University of new mexico sociology
Welcome, and good to see you on my website. Here you will find information on my teaching and work with graduate students; an introduction to my research on religion and democratic life; an overview of our efforts to strengthen university governance; links to my past and current writing projects; and how to contact me for more information.
- Rich Wood
Associate Professor of Sociology
Founding Director of the Southwest Institute on Religion & Civil Society
Principal investigator, UCA-UNM Research Partnership (in El Salvador, Guatemala, & Honduras)
President of the Faculty Senate at the University of New Mexico ( 2010-2011)
B.A. in chemistry, University of California at Davis, 1982
M.A. in theology, Graduate Theological Union, 1989
Ph.D. in sociology, University of California at Berkeley, 1995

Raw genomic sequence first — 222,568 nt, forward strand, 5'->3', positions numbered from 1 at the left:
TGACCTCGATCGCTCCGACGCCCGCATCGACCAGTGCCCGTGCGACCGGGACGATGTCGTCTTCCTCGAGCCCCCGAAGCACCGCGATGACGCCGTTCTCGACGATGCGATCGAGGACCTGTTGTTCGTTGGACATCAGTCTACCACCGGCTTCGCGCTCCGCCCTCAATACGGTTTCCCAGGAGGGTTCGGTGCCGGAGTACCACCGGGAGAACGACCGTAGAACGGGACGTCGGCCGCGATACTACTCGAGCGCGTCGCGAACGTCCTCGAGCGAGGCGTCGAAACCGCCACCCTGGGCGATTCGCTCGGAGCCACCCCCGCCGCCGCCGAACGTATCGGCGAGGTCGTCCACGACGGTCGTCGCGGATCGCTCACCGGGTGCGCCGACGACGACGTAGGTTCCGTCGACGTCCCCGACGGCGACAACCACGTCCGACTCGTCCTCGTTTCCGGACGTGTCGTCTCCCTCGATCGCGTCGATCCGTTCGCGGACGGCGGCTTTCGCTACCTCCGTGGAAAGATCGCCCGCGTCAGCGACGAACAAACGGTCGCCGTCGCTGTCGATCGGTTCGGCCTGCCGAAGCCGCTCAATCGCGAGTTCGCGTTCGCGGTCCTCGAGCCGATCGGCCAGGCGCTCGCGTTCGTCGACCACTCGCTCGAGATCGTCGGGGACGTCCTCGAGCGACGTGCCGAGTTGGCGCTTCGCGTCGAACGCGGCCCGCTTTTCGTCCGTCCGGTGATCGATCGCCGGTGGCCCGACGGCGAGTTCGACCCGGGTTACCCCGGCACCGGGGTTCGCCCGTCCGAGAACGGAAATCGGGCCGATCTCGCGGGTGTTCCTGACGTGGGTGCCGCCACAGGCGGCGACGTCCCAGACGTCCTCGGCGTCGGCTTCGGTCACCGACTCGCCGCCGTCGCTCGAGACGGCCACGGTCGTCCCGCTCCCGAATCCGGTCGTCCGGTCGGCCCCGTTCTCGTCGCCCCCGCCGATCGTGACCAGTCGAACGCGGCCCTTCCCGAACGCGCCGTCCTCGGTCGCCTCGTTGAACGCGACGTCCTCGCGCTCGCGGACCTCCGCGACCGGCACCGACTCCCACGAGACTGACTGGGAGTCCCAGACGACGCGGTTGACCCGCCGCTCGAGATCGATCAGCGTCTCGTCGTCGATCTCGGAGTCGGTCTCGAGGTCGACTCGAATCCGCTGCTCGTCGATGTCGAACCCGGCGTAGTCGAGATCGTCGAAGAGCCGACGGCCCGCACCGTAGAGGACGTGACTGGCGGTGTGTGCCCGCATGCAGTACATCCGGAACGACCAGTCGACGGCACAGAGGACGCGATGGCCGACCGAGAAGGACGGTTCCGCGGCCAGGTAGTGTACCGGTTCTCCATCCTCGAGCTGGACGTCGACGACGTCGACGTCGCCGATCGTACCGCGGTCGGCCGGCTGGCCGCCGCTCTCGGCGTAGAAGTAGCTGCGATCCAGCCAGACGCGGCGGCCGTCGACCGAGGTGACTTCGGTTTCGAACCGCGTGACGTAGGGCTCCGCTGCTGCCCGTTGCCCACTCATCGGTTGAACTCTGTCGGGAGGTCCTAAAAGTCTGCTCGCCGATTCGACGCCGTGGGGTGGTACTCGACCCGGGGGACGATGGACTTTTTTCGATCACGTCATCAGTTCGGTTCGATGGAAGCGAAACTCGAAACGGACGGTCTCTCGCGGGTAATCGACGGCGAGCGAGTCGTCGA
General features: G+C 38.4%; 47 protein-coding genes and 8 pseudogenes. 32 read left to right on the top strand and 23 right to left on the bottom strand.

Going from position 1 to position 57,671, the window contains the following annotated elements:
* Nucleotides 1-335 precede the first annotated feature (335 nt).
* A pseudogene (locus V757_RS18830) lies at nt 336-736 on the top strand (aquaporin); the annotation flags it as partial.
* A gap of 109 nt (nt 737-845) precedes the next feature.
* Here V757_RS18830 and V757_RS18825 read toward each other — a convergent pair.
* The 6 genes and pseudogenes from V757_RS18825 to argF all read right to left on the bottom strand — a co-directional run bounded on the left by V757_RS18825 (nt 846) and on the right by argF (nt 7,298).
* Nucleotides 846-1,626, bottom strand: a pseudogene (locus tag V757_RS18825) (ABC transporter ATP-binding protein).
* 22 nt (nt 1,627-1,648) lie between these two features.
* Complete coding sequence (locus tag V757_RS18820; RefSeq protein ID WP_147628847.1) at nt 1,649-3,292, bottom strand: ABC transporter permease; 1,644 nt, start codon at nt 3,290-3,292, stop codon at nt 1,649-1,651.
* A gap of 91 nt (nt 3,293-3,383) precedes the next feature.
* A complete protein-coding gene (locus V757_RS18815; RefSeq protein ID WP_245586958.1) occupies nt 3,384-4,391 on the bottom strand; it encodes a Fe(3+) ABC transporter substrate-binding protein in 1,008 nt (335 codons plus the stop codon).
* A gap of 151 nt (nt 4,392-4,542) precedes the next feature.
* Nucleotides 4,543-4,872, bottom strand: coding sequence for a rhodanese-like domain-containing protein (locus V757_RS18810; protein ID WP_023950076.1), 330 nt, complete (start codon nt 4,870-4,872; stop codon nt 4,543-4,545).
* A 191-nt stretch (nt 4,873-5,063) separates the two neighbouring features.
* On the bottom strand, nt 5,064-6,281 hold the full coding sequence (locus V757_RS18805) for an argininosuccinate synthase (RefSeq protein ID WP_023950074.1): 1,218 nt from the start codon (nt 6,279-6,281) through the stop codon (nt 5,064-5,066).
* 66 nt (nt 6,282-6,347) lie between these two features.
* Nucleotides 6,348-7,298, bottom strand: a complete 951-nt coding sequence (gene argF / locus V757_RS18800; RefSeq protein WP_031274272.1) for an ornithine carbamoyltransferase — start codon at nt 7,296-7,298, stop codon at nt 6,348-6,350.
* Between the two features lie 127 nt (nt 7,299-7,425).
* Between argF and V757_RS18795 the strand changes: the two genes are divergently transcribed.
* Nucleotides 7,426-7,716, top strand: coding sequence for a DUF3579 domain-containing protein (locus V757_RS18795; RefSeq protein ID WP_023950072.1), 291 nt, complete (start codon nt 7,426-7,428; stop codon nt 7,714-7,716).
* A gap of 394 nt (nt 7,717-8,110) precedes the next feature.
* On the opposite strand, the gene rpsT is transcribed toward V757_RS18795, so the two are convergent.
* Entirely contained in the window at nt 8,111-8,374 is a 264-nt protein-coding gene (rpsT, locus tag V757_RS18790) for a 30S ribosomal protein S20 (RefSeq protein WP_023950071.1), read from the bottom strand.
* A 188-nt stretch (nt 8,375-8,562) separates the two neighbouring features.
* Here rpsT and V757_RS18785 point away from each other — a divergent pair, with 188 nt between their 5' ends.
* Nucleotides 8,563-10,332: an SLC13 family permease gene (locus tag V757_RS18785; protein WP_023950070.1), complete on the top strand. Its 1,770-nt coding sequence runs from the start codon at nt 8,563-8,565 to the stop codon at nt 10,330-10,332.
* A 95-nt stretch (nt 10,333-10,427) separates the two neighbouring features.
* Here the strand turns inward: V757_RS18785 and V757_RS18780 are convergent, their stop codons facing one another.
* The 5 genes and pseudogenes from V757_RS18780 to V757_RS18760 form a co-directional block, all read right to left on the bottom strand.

Richard L. Wood serves as Associate Professor of Sociology and founding director of the Southwest Institute on Religion & Civil Society, both at the University of New Mexico. During 2010-2011, Wood will serve as the President of the UNM Faculty Senate. He teaches undergraduate and graduate courses in the sociology of religion, social theory, democratic organizing, and ethnographic research methods. Wood's scholarly expertise focuses on the cultural and institutional bases of democratic life, especially those linked to faith communities. His early work studied congregation-based community organizing in low-income neighborhoods of the United States, culminating in Faith in Action: Religion, Race, and Democratic Action in America (University of Chicago Press 2002); the book received the 2003 award for the outstanding book in the sociology of religion from the American Sociological Association. He subsequently analyzed the cultural dynamics within particular institutions related to democratic life, including police departments (2003) and Hispanic religious congregations (2005); and analyzed the factors that drive organizational strategic capacity, via a case study of the PICO National Network's work for healthcare reform in the United States. Wood's current book manuscript, Faith and the Fire of Public Life, draws on ethnographic data from 13 cities to analyze the dynamics through which democratic engagement can strengthen faith communities. Wood and collaborators in three Central American universities are currently launching a major regional center for the study of religion and civil society in Guatemala, El Salvador, and Honduras. Finally, he and his graduate students are wrapping up a major project that supported graduate research on Islam and politics in the Middle East and provided internet tools to Arabic NGOs advocating for democracy.